Friday, 31 October 2008
Batman hots up
The caped detective/crime-fighter Batman has gained much attention recently for the break-through crime drama film, The Dark Knight, and so I want to take the chance to post on some of the exciting Bat-stories I have had the chance to read. So many of the industry's top writers have worked on the character over the decades that it has proved hard for new writers to stay true to the character and provide something new – but I think DC recently had a stroke of genius in putting Grant Morrison on the book (starting from the story “Batman and Son” which began in Batman #655).
Known both for strong characterisation and for his penchant for wacky and ambitious stories, Grant Morrison has now brought his unique brand of energetic and inventive adventure story writing to the Dark Knight in an incredibly fresh take on the character. Since he began his run he has been examining Batman's approach to crime and whether crime can be stopped: In one humorous interchange between Gordon and our hero, the Police Commissioner asks him why he was foolish enough to declare war on an enemy as big as crime itself. The reply? “I thought I could take him”.
In some action-packed and fast-paced stories, Batman has been confronted by his legacy in more ways than one. It has been revealed that he has a son through a former love, the deadly Talia Al Ghul, daughter of Ra's, who clearly wants to use the boy Damian against his father. The rebellious Damian on the other hand wastes no time in infuriating his father by using his ninja skills (learned from Talia's bodyguard) to surprise and seriously wound Robin. It's been great to see how this has started to pick away at the Batman/Robin relationship.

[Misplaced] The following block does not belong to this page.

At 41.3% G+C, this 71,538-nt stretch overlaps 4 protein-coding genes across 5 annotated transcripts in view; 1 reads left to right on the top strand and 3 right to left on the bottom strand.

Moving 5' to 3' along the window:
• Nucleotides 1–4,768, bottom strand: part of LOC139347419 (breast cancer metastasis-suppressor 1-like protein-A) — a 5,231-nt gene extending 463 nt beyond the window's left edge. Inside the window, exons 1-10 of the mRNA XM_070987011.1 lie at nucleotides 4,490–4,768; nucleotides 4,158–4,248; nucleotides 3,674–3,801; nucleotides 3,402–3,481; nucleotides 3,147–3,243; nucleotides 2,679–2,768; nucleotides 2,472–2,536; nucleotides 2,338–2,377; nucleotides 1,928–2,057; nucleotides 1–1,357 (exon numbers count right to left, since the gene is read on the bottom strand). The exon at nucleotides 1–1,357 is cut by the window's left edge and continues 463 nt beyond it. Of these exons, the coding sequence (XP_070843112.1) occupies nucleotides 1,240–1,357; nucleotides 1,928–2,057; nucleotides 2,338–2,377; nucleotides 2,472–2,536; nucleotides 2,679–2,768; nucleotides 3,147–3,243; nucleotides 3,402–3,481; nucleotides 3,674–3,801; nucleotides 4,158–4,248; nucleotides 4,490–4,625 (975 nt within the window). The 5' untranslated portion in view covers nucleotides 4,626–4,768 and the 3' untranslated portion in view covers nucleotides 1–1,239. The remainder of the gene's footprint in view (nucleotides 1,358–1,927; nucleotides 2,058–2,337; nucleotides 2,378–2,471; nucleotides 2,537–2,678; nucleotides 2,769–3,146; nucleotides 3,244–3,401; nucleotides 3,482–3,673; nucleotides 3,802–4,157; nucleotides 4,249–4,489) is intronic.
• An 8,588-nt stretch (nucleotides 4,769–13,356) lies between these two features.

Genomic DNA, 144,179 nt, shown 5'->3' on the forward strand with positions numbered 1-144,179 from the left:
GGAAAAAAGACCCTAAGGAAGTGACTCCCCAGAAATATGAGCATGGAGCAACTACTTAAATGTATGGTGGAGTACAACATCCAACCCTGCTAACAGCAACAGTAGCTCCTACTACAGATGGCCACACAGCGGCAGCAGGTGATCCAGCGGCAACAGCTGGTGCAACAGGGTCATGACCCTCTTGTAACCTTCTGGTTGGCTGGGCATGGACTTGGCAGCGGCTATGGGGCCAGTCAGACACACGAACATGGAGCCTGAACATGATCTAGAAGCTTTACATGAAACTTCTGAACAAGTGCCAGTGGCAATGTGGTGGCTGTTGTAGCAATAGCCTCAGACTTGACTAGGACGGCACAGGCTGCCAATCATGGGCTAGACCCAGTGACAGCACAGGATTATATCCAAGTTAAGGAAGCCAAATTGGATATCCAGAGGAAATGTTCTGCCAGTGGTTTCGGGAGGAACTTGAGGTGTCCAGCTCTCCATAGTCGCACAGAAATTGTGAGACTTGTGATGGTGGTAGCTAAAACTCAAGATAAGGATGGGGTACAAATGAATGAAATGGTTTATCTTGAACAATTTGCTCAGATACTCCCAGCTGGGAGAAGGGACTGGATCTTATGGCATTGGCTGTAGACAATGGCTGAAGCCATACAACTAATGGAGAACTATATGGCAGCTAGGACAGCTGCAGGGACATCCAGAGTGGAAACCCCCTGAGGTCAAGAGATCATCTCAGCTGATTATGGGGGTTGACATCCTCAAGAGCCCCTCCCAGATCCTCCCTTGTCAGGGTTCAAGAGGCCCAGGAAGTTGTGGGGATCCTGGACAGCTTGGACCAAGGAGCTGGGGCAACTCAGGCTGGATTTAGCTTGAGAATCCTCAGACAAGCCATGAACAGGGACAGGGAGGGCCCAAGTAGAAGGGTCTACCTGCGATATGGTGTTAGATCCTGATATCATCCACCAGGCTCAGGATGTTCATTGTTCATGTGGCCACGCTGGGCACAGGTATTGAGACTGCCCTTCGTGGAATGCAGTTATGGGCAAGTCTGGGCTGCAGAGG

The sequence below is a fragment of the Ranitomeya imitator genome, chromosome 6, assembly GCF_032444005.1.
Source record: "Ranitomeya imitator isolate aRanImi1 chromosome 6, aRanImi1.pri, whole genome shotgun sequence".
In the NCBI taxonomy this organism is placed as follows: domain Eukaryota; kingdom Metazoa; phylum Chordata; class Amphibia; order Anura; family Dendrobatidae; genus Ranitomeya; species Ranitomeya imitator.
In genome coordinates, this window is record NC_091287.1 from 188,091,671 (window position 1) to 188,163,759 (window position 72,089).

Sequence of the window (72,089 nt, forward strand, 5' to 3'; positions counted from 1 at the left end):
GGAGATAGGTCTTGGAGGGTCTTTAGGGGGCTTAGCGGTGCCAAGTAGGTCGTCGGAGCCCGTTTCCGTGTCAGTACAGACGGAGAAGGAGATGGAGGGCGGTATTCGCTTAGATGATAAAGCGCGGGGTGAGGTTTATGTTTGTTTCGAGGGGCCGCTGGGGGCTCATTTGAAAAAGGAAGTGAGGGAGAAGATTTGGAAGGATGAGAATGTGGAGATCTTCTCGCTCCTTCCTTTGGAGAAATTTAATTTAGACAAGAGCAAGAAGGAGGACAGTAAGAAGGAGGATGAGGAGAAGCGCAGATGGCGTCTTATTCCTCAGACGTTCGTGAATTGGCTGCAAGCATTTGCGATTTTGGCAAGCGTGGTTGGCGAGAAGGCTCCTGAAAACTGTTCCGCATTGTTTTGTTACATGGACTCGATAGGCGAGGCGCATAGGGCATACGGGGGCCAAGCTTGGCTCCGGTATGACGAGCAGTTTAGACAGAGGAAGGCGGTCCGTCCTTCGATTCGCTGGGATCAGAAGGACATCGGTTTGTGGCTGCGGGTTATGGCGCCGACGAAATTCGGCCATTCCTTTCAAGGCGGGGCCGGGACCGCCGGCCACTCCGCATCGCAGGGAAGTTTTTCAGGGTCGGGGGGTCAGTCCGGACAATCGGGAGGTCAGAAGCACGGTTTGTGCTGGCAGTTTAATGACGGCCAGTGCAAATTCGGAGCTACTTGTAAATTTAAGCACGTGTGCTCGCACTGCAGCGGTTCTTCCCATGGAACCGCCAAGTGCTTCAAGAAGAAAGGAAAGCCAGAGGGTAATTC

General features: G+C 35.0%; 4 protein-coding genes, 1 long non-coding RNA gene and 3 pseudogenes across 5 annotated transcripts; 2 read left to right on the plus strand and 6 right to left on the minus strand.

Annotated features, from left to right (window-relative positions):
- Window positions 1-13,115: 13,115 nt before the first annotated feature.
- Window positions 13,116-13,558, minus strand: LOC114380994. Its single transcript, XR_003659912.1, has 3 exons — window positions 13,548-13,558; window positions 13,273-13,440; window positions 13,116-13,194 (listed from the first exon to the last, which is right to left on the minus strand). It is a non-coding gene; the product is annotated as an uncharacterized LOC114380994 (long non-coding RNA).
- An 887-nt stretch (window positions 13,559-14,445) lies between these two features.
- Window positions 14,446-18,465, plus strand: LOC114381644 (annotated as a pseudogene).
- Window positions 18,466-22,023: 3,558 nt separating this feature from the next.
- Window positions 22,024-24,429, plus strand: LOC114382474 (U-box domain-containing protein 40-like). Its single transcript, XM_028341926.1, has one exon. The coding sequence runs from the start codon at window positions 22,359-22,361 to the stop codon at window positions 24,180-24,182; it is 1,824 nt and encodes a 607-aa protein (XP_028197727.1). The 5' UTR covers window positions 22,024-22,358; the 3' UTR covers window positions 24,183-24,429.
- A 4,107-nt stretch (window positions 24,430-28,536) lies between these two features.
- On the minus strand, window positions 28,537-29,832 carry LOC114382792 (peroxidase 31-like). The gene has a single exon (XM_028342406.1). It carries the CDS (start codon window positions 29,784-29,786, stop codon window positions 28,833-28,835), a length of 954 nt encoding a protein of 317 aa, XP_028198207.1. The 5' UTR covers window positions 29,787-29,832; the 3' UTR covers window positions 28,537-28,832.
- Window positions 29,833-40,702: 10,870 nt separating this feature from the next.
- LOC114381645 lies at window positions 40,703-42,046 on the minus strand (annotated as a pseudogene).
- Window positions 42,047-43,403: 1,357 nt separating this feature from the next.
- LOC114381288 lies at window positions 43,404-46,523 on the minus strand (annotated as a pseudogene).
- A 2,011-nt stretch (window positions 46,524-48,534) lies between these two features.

On top of the family matter it seems Batman has inspired other wannabe heroes to take up the mantle of Batman, many of whom are suddenly and sarcastically murdered by a new (don't quote me on that) mysterious villain – and I haven't yet mentioned the three nightmare Batmen Bruce Wayne has begun to see in his dreams and encounter in Gotham. Add to this the possibility that Batman is losing his mind altogether, and seeing the past merging with the present – and I just don't know what's going to happen next! One more thing: I don't want to say too much but in recent issues we also have discovered a conspiracy within the Gotham Police Department that corruption-fighter Gordon was not aware of. And just what is Damian's future connection to the devil, as seen in Batman #666?
These shocking storylines, which seem to be leading to something far bigger, have been accompanied by strong art by the likes of Andy Kubert and Tony Daniel, who manage to show Bruce as a vulnerable and fearful man and a strong powerful hero at once. Comic fans might want to note that following Morrison's run there is going to be a special Batman issue by writer Neil Gaiman and superstar artist Jim Lee!
Grant Morrison is also behind the recent short series All-Star Superman series, as well as DC's current and unusual Final Crisis storyline, and he was a collaborator on “52” - more on that last one another time. However, next time I want to focus on his marvellously complex Seven Soldiers of Victory narrative.